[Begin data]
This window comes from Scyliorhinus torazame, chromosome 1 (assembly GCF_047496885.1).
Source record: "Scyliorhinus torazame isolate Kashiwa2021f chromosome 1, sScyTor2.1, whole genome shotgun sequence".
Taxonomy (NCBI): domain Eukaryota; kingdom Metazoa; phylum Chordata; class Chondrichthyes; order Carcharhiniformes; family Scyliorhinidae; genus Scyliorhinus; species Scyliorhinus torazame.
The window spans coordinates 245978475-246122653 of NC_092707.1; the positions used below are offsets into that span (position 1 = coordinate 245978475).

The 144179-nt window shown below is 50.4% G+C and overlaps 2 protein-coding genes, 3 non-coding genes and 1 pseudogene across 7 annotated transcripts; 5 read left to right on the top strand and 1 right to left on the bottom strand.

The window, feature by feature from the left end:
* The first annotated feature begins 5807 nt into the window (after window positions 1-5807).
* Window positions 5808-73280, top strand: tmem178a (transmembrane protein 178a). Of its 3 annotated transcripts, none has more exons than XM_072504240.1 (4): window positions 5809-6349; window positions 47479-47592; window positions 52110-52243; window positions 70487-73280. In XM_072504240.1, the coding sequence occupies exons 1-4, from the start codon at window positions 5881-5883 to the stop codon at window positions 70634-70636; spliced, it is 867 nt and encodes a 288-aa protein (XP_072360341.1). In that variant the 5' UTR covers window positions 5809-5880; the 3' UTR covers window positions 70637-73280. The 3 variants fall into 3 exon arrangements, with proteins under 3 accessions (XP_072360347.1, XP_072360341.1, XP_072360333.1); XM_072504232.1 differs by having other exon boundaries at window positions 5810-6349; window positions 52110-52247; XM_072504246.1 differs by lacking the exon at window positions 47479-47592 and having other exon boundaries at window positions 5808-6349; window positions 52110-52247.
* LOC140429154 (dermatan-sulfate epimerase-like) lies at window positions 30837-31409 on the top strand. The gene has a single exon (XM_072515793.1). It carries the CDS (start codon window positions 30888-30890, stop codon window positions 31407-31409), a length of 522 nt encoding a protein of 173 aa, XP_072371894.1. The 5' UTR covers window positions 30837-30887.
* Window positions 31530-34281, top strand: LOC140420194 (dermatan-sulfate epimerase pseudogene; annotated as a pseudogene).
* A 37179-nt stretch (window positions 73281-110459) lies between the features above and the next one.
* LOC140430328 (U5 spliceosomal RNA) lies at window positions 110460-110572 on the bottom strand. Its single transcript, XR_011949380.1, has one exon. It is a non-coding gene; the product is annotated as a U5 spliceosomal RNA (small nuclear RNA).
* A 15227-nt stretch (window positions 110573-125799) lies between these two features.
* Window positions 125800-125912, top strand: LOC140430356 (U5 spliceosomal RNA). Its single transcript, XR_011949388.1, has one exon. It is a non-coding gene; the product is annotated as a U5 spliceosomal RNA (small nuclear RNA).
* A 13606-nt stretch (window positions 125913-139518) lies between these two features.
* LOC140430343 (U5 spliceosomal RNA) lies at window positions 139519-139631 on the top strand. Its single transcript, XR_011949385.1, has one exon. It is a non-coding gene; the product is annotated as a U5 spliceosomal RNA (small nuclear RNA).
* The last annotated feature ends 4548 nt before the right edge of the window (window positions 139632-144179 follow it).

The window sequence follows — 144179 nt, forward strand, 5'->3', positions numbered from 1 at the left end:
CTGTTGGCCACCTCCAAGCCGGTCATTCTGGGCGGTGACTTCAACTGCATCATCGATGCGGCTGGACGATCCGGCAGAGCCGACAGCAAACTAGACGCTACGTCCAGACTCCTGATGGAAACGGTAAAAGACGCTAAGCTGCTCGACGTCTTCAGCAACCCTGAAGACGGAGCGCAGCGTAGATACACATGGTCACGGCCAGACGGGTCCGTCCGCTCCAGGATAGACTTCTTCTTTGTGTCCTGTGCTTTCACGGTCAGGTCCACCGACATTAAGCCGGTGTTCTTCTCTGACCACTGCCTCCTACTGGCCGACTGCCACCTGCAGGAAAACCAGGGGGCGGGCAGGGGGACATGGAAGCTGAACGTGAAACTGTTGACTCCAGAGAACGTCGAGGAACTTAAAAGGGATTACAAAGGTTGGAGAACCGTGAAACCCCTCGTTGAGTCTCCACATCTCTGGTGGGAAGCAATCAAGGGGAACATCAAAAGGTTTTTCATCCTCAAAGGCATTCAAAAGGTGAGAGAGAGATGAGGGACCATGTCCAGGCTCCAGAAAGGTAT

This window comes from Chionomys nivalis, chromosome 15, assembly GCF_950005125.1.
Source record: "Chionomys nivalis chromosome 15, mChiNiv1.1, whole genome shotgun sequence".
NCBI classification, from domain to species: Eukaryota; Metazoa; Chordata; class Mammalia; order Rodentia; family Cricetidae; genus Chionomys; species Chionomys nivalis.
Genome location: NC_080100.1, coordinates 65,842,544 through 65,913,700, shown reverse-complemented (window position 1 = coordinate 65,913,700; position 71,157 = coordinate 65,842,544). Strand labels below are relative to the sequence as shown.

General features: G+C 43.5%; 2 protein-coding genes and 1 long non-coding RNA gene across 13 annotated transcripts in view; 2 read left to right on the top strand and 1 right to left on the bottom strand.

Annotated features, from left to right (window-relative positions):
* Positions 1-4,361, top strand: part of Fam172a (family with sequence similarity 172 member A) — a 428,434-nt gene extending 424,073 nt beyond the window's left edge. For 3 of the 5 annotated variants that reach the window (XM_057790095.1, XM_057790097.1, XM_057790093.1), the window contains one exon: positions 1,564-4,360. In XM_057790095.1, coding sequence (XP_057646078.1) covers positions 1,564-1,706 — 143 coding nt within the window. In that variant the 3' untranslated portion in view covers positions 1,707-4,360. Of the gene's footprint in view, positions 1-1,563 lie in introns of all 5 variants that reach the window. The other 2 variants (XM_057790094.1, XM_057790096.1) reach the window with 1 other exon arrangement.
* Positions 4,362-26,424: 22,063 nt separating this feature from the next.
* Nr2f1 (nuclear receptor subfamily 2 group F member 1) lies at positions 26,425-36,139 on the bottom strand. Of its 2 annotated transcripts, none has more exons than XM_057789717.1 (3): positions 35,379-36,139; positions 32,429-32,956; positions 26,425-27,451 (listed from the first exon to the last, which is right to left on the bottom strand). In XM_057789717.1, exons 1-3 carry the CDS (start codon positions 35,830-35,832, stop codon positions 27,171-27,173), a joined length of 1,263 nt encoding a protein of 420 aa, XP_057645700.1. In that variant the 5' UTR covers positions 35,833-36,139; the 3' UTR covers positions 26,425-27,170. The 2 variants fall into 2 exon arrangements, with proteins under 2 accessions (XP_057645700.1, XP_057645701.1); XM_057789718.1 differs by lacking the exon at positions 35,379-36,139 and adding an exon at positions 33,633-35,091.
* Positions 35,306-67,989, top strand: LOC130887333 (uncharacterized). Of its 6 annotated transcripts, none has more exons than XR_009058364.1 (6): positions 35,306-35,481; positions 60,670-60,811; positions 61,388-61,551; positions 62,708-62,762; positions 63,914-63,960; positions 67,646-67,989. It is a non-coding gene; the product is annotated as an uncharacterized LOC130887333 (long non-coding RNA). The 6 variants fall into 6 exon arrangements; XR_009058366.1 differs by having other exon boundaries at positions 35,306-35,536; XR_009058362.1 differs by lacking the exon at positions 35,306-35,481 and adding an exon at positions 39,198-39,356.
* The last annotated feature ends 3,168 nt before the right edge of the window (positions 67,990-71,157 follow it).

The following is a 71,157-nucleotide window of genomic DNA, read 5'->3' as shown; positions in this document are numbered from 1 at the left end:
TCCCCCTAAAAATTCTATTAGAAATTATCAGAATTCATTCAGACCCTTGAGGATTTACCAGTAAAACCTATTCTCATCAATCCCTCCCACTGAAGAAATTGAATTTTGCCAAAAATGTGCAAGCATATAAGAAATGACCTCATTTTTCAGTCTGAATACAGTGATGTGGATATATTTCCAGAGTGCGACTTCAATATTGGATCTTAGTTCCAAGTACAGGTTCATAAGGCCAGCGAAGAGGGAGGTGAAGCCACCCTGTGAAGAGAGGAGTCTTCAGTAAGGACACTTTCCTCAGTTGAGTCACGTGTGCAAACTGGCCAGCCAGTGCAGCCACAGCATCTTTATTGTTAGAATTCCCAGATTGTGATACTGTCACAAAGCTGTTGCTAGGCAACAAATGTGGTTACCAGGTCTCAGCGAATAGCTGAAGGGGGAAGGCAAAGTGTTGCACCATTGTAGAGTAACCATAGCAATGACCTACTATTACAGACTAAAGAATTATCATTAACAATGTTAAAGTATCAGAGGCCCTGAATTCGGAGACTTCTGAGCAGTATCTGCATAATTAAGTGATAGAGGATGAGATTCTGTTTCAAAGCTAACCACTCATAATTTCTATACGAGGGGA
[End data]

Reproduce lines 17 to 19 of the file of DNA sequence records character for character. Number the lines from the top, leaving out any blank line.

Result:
* The last annotated feature ends 4548 nt before the right edge of the window (window positions 139632-144179 follow it).

The window sequence follows — 144179 nt, forward strand, 5'->3', positions numbered from 1 at the left end:
CTGTTGGCCACCTCCAAGCCGGTCATTCTGGGCGGTGACTTCAACTGCATCATCGATGCGGCTGGACGATCCGGCAGAGCCGACAGCAAACTAGACGCTACGTCCAGACTCCTGATGGAAACGGTAAAAGACGCTAAGCTGCTCGACGTCTTCAGCAACCCTGAAGACGGAGCGCAGCGTAGATACACATGGTCACGGCCAGACGGGTCCGTCCGCTCCAGGATAGACTTCTTCTTTGTGTCCTGTGCTTTCACGGTCAGGTCCACCGACATTAAGCCGGTGTTCTTCTCTGACCACTGCCTCCTACTGGCCGACTGCCACCTGCAGGAAAACCAGGGGGCGGGCAGGGGGACATGGAAGCTGAACGTGAAACTGTTGACTCCAGAGAACGTCGAGGAACTTAAAAGGGATTACAAAGGTTGGAGAACCGTGAAACCCCTCGTTGAGTCTCCACATCTCTGGTGGGAAGCAATCAAGGGGAACATCAAAAGGTTTTTCATCCTCAAAGGCATTCAAAAGGTGAGAGAGAGATGAGGGACCATGTCCAGGCTCCAGAAAGGTAT